In this section, I'm going to give my personal opinion on the matter, as well as cover general criticisms and concerns to be considered. While there is certainly much to be excited about, there is also plenty to be cautious about. Bitcoin is essentially a risk, first and foremost. Once that fact is accepted, a user can then go about using Bitcoin however they so choose -- be it simply collecting them or mining them. My only fear of investing in bitcoins is not that the idea won't succeed, but rather, that the current vehicle of Bitcoin may fail since it's the first of its kind -- thus, the amount of worldwide scrutiny that will befall it as governments realize the potential it has to damage their economy. As I noted in the introduction of this article, the Principal of Bitcoin is giving a presentation at the CIA this week, so I think that's a pretty telling signal that Bitcoin isn't just a revolutionary idea, it's a revolutionary idea with traction. Head on over to the next page where I continue with the opinions and ramifications, as well as provide an array of additional resources and ultimately conclude the article.

Why the CIA cares, fears of a cornered Bitcoin market, and more... »

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So why would the CIA be concerned with Bitcoin, anyway? Well, to start, Bitcoin prides itself on being an almost completely anonymous method of exchanging currency. In and of itself, the network is totally anonymous; funds don't come from one central location and they're exchanged through the network via public hashes, not first and last names. The only ways a person can be tied to the funds right now is if they purchase something with bitcoins that gets shipped to their physical address, if their computer gets confiscated by authorities, or if their computer gets hacked. Naturally, what follows from there where governmental interest is concerned are money laundering issues and the ease of anonymous funding for terrorist organizations. While some people are alluding to Bitcoin having the potential to collapse economies, I disagree with this based on the fact that the value of a fully-matured Bitcoin ecosystem will never be enough to exist as an alternative to current tender. Could it disrupt an economy? Sure, but to what extent is unclear. Another significant consideration pertains to the health of Bitcoin ecosystem. What if the market becomes cornered by entities with massive server farms? Here's a scenario for you to consider: governments around the world utilizing massive server farms filled to the brim with GPUs to mine untold numbers of bitcoins in boss-like fashion. While the bitcoin network limits the number of coins mined so as to keep results predictable, people will faster set-ups will have a major advantage. Likewise, what if they added to that, an effort to buy up enough bitcoins such that -- in conjunction with the bitcoins they mine --they completely disrupt the Bitcoin ecosystem and bring the whole thing to a halt of epic worthlessness. With the threat Bitcoin shows to disrupt a shaky U.S. economy, such efforts would probably yield quicker results than what Bitcoin is ultimately going to bring about from legislation! Hacked systems are another concern. Just recently, someone's computer was hacked into and the hacker stole some 25,000 BTC from the user. At the current worth of $15 USD for 1 BTC, that's $375,000 worth of currency stolen! With that in mind, I got to thinking on a couple of Google queries that could come in handy down the road if Bitcoin takes off: intitle:index.of wallet filetype:dat intitle:index.of "wallet.dat" While those serve no purpose now, someone who ignorantly stored their BTC wallet on their Website could be in for a world of disappointment if their site was crawled by Google. Lastly, one of the major turn-offs to Bitcoin for people is the fact that it's the donation platform of choice for rogue hacker groups like Lulz Security; the people who have hacked Sony, PBS, the U.S. Senate, etc. Interestingly enough, though, it is through their activities alone that I personally think Bitcoin has gained the immense traction that it has in the media recently. What makes me say that? Well, Lulz Security began posting their shenanigans on May 7, 2011, as seen on their group's release list. With each of their subsequent releases, their popularity has grown exponentially. Now, compare that with the following graph from one of the more prominent Bitcoin markets, bitcoinmarket.com:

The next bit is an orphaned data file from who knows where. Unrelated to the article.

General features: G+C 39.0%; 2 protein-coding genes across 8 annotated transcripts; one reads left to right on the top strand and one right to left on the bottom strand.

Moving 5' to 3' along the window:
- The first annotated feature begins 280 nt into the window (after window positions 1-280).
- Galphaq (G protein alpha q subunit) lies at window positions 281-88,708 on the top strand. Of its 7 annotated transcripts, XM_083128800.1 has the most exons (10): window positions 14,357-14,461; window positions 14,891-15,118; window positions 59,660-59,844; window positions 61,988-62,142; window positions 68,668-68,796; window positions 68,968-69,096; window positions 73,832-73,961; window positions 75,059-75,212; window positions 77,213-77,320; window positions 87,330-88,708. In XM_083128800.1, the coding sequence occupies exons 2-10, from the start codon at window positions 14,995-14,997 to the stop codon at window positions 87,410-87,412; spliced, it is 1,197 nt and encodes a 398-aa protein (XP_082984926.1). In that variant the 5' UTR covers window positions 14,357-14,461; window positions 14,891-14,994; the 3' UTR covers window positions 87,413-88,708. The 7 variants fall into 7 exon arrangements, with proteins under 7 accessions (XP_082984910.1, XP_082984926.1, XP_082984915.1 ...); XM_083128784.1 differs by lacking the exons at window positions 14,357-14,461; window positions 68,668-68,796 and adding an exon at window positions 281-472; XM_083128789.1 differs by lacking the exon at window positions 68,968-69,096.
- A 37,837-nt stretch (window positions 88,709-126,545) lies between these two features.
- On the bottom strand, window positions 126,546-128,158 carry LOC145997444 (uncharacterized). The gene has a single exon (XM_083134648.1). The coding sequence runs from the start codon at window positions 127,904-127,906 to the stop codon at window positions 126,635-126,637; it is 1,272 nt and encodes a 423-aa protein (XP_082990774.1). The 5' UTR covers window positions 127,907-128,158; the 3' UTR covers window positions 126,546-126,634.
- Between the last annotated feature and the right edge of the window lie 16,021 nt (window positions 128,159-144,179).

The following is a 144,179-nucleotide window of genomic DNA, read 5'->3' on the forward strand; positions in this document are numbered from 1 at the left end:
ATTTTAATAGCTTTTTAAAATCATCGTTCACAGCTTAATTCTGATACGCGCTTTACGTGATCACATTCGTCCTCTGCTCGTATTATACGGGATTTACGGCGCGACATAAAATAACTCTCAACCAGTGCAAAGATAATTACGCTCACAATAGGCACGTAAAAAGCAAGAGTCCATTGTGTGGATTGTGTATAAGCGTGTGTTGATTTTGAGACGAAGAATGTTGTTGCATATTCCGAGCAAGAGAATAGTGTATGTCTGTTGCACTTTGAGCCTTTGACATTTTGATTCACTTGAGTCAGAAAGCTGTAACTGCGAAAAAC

Bitcoin Market Graph

Bitcoin Market Graph

There we see Bitcoin growth in value aligning perfectly with the growth in popularity of Lulz Security's exploits. Perhaps that's just a coincidence, but I'm sold on the comparison. Obviously, there are many individuals out there who are pulling for Bitcoin to succeed. They have invested in it and they're going to ride it out. Though it's risky and there are obstacles-a-plenty in the path ahead for Bitcoin, nothing with such a potential for reward comes without risk. And if things do happen to fall apart with Bitcoin, all of those GPU hoarders will be left with some SERIOUS gaming rigs.

Conclusion and additional resources

Well, I hope you have found this post to be useful and informative! If you're still confused, please make sure you watch the videos I linked to above. Hearing Gavin actually talk about Bitcoin is the factor that really made all of this gel for me. Once you have that base understanding, reading through the technical details of it are much more facile. With that said, I'm going to close out here with links to a bunch of resources. If you made it this far, I'm going to be linking out to a couple of real treats -- such as how to construct your own Bitcoin miner. This is all excellent material, so have it, thanks for reading, and good luck with your Bitcoin endeavors! Resources: -The Official Bitcoin Website -Build a Cheap Bitcoin Miner (AWESOME site!) -Mining hardware comparison -Bitcoin.org Forum -Bitcoin Wikipedia Page -Bitcoin Introduction Wiki -Bitcoin Faucet: Free bitcoins from Gavin Andresen! -Bitcoin Consultancy -Bitcoin Monitor (Watch Bitcoin transactions in real time!) -A great article about Bitcoin -A great audio interview with Gavin Andresen -Stephen Chapman SEO Whistleblower
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Topics: Government, Banking, Google, Hardware, Networking, Processors, Servers

About

Stephen is a freelance writer and blogger based in Charlotte, NC. His contributions to ZDNet cover topics related to security, gaming, Microsoft, Apple, and other topics of interest with a tech/SMB skew.